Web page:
It was the second game of Gareth Southgate’s tenure as England Under-21s head coach – away to Finland in 2013 – the team were trailing 1-0 and they needed a creative spark. On the bench was Harry Kane. “Which showed what we know about talent observation,” Southgate says with a smile.
Southgate brought him on in the 58th minute, he played him as a No 10 and, nine minutes later, he watched him accept a pass in midfield, squeeze in between two challengers and drift away from a third before releasing Wilfried Zaha with a perfect ball around the full-back. Zaha crossed low and Saido Berahino, the centre-forward, tapped home the equaliser.
All of which is to say that Southgate has long known about Kane’s capacity to set up goals as well as to score them. “There seems to be more emphasis or more spotlight on that part of his game now but he’s definitely always had it,” the England manager says. “He’s as good a provider and as good a passer as he is a finisher and he is, of course, an outstanding finisher.”
There is a reason why Kane’s team-game has come in for greater attention – the numbers. Previously at club level, the Tottenham striker had never provided more than seven assists in all competitions in any one season. So far this time out – and bear in mind we are only in November – he has 10. The sight of him dropping back into the pocket like a quarterback in NFL, a sport he loves to follow, and picking out passes, many of them for Son Heung-min, has been a feature of Spurs’ games. And as he prepares to win his 50th cap in Sunday’s Nations League tie against Belgium in Leuven, it offers the possibility of a developing dimension in Southgate’s 3-4-3 formation.
For Son, read Raheem Sterling or Jadon Sancho. Or Marcus Rashford when he is fit and back in the England squad – quick and incisive wide forwards who love to run on to balls in behind defences. Southgate has not tended to play with a No 10. Perhaps, his version is hidden in plain sight.
“Clearly, the combinations at his club with Son, in particular …” Southgate says, before tailing off. “When you’ve got runners going beyond him, Harry will find the passes. He is a different type of centre-forward to [Romelu] Lukaku, for example. He’s different to [Olivier] Giroud or [Kylian] Mbappé, depending on who plays for France. We are just delighted we’ve got him and we know his impact. It’s great to see him hitting that sort of form ahead of the weekend.”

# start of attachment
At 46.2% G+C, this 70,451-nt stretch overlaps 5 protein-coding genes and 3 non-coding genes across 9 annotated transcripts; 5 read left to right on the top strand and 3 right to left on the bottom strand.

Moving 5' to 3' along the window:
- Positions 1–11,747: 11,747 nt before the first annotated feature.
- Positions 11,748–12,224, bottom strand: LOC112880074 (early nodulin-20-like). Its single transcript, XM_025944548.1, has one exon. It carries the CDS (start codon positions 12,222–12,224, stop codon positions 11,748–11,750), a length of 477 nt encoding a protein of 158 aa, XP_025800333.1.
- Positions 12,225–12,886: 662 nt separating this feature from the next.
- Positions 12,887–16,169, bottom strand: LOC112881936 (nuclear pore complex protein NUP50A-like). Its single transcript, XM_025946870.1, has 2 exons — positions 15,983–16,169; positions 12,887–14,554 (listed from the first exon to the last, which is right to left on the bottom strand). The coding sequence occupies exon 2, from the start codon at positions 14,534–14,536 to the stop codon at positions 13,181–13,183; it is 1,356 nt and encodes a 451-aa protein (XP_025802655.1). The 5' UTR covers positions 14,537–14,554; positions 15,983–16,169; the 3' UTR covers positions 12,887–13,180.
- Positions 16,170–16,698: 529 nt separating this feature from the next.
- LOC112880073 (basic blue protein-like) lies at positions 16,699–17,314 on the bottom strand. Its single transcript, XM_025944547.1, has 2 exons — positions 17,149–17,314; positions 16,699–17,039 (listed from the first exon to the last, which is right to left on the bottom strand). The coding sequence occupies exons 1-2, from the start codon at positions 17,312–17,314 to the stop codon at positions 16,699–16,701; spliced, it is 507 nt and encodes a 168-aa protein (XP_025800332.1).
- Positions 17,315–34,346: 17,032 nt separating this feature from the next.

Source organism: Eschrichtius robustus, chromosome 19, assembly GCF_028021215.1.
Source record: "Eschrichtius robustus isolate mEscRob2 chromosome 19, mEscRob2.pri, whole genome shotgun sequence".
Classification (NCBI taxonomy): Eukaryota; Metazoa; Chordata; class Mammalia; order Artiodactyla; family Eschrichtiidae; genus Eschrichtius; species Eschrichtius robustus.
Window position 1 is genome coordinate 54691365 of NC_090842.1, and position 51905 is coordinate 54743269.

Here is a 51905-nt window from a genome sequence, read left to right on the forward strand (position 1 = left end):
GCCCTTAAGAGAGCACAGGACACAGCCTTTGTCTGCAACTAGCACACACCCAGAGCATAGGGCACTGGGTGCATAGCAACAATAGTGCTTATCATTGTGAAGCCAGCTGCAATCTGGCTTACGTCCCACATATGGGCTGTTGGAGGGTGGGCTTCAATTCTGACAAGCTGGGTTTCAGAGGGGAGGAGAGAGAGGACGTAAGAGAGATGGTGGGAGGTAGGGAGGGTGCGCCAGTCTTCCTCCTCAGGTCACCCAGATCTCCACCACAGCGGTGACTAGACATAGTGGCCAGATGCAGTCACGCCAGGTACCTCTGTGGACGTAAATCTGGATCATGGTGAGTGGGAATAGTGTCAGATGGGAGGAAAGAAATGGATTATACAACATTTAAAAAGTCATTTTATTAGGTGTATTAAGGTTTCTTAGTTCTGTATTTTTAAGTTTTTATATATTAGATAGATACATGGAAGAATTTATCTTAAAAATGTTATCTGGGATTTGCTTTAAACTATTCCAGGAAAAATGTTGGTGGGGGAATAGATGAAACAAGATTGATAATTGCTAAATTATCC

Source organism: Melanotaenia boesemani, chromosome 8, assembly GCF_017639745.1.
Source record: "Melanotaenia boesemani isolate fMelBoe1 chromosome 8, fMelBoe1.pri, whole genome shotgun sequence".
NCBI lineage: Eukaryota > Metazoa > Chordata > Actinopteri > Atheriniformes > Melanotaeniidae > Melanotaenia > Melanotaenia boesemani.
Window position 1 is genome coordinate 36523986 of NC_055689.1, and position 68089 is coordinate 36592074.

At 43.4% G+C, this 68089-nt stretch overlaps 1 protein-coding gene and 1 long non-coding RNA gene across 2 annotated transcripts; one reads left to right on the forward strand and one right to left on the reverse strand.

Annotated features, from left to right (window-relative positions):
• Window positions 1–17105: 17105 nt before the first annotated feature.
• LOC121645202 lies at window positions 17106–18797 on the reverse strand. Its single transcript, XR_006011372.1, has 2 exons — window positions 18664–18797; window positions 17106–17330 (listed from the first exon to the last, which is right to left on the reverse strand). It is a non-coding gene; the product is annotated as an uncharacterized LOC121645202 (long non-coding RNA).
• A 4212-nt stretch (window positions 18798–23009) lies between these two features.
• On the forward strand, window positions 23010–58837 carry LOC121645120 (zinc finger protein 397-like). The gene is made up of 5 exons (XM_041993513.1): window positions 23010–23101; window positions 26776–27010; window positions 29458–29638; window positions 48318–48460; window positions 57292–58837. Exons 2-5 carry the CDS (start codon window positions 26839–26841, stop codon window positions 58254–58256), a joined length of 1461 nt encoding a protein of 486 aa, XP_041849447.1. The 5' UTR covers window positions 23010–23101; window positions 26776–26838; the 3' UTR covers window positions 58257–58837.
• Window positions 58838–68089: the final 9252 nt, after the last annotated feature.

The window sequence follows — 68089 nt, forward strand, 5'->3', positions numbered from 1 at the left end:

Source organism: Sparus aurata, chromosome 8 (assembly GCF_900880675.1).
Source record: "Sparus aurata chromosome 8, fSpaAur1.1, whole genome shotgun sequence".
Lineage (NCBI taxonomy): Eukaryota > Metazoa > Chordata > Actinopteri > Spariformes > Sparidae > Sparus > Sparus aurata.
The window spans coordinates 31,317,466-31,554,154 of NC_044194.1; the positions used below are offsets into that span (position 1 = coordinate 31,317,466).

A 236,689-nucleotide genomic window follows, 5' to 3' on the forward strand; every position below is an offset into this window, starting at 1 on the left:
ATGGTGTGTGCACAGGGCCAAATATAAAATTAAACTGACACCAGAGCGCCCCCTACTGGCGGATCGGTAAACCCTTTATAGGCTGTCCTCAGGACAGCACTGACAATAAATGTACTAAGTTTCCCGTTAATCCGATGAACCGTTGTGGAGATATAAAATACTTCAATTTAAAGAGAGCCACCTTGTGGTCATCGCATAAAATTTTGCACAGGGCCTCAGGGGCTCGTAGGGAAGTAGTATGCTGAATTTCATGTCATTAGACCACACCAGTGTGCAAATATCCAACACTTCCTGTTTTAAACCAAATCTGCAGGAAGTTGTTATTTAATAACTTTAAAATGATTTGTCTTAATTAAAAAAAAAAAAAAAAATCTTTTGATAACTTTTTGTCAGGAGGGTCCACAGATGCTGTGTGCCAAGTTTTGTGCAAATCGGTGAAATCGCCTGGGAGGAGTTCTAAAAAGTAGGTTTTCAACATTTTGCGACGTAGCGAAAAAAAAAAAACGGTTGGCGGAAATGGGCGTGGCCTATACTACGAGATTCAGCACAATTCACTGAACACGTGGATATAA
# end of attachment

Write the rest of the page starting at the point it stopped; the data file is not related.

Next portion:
Kane’s assist tally has risen sharply this season but it has not done so at the expense of his goals. He has 13 in all competitions for Spurs, although none for England in four appearances. He was an unused substitute in Thursday night’s 3-0 friendly win over Republic of Ireland at Wembley and, when Dominic Calvert-Lewin scored the third from the penalty spot and the camera panned to Kane in the stands, he was surely thinking one thing: had he been on the field, it would have been another goal for his international haul, which stands at 32.
Calvert-Lewin’s penalty was unsavable, banged into the top corner after a short run-up – a sign of the Everton striker’s increased confidence this season. “I was told I was on penalties before the game so as soon as Bukayo [Saka] went down, I grabbed the ball and put it on the spot,” Calvert-Lewin says. “I have got no problem taking penalties. I want to take them for my club as well. This was a chance to showcase my ability and stick it in the back of the net.”
Calvert-Lewin is a purer No 9 than Kane and he sees no reason why they cannot play together as a pair. They did so in the closing stages of last month’s 1-0 Wembley loss to Denmark as Southgate chased the result. The manager wants options. Could this be one?
For now, as Kane approaches a landmark, it is the range within his game that excites Southgate. “I am hoping he does get that 50th cap on Sunday because it would mean we’d have got through another couple of days without losing another player,” Southgate says, with a nod towards his recent selection difficulties. “Harry’s scoring record for us is just phenomenal. You always know, going into a game with the likes of him and Raheem, as well, that we’ve got tremendous goal threat now, which a lot countries would be delighted to have.”